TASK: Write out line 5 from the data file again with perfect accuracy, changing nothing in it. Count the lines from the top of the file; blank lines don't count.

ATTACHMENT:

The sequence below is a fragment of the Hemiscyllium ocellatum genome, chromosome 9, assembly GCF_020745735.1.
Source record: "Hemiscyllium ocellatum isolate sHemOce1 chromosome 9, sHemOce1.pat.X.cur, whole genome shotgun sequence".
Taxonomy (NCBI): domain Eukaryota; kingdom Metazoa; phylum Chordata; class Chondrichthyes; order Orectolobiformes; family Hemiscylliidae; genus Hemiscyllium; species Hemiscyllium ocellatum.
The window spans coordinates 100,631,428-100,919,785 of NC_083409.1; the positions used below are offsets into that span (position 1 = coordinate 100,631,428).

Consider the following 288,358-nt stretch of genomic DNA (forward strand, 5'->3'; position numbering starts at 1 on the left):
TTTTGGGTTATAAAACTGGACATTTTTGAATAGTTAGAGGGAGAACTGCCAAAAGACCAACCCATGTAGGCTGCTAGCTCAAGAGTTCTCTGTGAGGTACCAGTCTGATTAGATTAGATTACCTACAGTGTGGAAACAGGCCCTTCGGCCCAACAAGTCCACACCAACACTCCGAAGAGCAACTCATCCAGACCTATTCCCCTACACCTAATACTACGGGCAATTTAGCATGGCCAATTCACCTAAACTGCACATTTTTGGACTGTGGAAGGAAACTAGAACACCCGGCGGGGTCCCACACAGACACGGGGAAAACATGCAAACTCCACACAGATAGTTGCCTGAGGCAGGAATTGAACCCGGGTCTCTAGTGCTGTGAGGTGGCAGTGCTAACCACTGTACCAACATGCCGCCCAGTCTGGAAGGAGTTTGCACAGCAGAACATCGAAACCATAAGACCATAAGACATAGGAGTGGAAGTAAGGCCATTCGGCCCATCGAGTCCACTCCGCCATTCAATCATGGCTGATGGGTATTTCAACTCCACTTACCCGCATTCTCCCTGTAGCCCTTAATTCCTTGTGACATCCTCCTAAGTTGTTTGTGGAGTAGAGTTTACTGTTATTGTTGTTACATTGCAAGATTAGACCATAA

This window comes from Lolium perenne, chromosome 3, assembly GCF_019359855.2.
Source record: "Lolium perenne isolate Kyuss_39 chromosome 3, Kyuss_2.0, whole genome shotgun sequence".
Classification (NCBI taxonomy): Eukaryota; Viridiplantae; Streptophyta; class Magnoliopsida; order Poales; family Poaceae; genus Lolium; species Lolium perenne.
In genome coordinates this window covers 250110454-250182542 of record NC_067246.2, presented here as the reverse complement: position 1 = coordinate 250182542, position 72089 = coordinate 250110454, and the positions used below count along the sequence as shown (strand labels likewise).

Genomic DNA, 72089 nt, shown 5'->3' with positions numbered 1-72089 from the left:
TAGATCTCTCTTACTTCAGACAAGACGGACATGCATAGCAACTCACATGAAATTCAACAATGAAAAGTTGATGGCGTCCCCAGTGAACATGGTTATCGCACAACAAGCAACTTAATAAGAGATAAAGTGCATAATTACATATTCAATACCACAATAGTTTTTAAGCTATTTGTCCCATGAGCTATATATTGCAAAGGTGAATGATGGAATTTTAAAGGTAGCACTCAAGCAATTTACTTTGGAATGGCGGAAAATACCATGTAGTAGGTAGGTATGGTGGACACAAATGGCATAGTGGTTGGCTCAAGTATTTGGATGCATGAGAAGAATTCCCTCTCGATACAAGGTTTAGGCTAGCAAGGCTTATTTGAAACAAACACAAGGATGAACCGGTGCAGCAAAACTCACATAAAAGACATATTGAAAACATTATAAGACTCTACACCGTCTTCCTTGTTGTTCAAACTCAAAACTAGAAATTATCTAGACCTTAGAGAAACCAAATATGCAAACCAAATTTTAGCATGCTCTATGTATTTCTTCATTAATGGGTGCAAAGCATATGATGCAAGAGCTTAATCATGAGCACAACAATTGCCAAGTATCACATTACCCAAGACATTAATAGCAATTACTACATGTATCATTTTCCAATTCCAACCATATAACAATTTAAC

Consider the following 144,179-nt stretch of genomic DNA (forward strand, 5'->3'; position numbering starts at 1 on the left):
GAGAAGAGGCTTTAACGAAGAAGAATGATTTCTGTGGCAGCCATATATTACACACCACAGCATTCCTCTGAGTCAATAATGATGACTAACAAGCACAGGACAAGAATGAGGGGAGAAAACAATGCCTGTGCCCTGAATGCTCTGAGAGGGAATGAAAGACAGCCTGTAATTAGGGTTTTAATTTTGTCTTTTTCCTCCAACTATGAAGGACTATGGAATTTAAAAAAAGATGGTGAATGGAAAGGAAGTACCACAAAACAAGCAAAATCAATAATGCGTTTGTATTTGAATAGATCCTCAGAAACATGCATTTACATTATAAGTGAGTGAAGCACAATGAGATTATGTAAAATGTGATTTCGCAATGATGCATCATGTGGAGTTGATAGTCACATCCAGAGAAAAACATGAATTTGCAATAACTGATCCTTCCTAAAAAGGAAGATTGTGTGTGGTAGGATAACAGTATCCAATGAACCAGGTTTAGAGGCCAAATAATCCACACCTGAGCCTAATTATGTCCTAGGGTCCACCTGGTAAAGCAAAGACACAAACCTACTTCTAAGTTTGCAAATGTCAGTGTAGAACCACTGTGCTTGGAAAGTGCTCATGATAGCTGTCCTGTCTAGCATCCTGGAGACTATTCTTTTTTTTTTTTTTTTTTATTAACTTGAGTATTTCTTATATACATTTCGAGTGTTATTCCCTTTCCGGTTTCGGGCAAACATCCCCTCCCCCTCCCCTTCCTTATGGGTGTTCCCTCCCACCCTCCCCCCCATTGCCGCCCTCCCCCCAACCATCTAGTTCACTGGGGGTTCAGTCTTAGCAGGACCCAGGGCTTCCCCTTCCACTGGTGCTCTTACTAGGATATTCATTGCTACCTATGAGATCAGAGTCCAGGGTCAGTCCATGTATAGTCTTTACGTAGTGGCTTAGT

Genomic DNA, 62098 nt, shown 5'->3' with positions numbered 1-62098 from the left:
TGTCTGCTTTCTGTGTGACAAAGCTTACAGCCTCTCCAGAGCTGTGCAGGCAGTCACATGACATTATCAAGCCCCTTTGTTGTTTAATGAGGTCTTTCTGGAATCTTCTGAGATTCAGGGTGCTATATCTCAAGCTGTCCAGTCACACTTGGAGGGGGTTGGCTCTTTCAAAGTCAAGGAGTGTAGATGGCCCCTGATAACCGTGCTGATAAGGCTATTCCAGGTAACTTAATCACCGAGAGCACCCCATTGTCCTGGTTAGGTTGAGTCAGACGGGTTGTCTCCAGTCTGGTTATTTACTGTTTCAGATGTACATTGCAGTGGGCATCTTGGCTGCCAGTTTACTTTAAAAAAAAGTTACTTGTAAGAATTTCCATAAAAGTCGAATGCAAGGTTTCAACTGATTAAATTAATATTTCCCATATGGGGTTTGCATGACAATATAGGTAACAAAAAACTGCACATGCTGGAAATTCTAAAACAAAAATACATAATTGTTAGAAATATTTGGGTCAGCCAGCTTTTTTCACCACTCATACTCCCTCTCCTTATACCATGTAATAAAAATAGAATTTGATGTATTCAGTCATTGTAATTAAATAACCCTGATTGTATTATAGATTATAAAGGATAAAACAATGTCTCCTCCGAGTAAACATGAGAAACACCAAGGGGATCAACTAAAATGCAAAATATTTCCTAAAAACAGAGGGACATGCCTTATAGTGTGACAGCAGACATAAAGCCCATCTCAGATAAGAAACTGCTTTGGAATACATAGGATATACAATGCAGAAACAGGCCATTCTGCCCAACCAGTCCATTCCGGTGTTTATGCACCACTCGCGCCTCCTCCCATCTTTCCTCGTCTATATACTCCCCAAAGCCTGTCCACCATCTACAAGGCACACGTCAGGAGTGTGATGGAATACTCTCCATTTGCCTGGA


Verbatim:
Consider the following 288,358-nt stretch of genomic DNA (forward strand, 5'->3'; position numbering starts at 1 on the left):